In section: Prayers and Reflections

The Influence of the Internet on Monastic Life

On the occasion of their General Chapter, held in Assisi in September, the Trappist Monks listened to a reflection on the place of the Internet in monastic life given by Salesians Franco Lever and Fabio Pasqualetti, respectively Dean Emeritus and Professor at the Faculty of the Sciences of Social Communication at the Pontifical University.

The two speakers pointed out that “in the case of communication by an Order or Congregation, it should be kept in mind that it is never the act of an individual or a single act;  it is an act of community. In a religious community, the quality of interpersonal communication depends on the existence or absence of deep relationships, mutual care, respect and friendship, the two Salesians explained. There must be a strong bond between people, a bond that comes from sharing ideals, from living together, working together, common prayer ... that lets you know how to say things.”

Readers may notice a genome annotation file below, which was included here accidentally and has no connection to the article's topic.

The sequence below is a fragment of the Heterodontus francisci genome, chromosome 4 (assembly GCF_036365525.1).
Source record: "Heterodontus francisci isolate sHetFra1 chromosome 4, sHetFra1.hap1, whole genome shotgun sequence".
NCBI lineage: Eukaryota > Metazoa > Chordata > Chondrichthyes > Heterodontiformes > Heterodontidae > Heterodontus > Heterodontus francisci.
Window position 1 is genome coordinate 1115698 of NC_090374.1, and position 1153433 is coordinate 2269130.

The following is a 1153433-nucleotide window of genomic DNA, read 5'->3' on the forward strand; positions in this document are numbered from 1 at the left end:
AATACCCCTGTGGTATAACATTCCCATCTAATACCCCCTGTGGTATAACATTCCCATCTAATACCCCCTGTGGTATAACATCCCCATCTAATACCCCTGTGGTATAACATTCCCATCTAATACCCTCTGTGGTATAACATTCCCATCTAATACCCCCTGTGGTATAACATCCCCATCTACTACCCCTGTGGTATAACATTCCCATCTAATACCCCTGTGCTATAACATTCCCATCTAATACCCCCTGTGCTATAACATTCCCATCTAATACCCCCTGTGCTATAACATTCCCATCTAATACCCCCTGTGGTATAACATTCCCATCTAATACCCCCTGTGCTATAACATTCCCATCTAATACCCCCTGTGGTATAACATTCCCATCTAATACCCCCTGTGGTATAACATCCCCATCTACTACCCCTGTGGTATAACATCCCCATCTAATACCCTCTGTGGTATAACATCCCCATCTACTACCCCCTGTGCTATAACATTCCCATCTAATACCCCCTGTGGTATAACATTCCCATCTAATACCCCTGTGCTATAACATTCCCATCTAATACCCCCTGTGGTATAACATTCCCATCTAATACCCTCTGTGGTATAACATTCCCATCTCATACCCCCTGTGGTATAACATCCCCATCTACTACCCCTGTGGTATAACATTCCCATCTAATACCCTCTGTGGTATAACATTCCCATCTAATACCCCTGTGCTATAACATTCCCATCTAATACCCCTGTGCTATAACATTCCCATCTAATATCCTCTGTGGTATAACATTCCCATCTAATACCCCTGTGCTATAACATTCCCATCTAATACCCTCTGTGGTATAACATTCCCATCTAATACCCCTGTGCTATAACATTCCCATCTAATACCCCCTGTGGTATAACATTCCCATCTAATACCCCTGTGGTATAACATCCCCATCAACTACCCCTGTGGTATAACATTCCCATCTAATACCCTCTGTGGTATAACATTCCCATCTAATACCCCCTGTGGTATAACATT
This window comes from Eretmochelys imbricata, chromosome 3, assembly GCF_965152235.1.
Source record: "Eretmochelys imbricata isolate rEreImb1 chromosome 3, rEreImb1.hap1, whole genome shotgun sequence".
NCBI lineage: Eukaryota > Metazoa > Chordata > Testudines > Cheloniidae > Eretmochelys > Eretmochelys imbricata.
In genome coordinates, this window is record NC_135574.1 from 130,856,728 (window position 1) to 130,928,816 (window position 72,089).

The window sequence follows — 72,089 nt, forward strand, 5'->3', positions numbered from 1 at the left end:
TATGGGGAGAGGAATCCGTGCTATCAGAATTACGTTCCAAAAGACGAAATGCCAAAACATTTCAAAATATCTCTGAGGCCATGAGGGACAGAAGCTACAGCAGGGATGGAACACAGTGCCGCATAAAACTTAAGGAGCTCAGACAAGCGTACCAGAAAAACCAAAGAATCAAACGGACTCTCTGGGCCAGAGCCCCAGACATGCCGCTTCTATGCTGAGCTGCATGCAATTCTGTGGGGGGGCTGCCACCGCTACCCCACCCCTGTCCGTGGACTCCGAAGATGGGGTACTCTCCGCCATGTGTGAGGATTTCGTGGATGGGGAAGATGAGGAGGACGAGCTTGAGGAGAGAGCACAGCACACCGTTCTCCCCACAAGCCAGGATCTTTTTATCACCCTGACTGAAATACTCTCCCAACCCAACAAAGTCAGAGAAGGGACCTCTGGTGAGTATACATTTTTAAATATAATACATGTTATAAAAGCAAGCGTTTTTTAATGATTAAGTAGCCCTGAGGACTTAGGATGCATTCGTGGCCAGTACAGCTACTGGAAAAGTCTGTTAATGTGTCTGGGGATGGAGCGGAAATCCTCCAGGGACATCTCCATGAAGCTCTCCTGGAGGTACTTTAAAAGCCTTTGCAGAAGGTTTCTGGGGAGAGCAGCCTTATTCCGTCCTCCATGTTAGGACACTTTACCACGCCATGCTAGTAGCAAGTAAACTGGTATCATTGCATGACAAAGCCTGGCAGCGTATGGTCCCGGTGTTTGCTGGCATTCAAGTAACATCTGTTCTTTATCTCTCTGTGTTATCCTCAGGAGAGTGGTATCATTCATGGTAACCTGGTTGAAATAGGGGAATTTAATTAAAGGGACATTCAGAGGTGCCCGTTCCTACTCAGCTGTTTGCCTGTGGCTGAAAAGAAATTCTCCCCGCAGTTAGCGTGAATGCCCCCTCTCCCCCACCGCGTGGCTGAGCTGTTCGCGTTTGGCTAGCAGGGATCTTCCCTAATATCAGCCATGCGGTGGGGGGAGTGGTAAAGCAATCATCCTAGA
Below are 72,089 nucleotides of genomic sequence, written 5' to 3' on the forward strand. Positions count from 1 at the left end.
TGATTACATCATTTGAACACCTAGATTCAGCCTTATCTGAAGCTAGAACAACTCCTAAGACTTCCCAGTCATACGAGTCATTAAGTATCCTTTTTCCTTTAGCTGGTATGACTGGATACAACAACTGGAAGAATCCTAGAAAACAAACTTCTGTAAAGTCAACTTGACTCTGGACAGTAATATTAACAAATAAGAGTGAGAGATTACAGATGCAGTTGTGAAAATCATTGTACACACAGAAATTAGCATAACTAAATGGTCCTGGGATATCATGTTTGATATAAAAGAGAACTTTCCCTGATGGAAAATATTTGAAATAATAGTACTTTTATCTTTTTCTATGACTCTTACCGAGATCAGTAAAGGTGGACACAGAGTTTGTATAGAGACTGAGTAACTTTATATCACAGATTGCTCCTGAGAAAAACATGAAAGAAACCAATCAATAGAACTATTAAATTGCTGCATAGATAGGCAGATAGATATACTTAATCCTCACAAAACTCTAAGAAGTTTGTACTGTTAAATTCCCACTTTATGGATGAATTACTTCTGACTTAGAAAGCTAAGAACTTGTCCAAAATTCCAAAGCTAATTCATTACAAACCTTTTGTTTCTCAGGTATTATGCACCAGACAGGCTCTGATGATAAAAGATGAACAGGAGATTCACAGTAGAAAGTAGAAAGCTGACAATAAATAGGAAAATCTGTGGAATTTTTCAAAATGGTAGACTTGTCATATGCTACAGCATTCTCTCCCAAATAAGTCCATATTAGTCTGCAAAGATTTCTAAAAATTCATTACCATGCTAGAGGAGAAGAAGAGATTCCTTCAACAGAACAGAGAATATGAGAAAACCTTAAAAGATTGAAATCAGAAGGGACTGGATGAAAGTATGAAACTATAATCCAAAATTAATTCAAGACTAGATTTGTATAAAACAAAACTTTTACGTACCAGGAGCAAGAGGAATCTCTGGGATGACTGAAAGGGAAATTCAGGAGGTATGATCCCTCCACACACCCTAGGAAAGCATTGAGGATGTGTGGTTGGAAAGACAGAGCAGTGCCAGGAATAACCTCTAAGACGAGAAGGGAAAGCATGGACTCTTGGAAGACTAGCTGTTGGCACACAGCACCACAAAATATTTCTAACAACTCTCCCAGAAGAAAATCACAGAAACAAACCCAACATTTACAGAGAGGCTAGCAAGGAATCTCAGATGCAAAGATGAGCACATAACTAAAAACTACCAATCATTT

There is a need for “inner strength” which allows each religious to “maintain discipline in the time devoted to these media” and relies on the “ability to be rooted in the charism of the Order”.

Young people arriving at abbeys today “were born and grew up in a cultural environment that is dominated by the values of power and money, and have as their models what culture has to offer, often without the benefit of protection by the various educational players when in crises (family, school, church ...)”. 

According to Fathers Lever and Pasqualetti: “A young person who grew up with the idea that without his gadgets (Smartphone or tablet, or computer ...) and without being connected to the Internet, we cannot live, will have to become involved in a process that allows him to bring meaning to his life here and now, for himself and with people around him, without this continuous use of digital technologies. He will realize that he is a creature among other creatures, in a world that is fascinating even for God. He can learn to take a fresh look, with a new focus, and to feel alive and happy, even though he has only what is essential to the mission.” 

The two religious concluded with an issue specific to Trappist silence: “Silence is something foreign in young people's lives; they do not know what it means. For them, silence is something new. However, this does not mean that they are unable to grasp something new, to understand its value and to want to experience it.”

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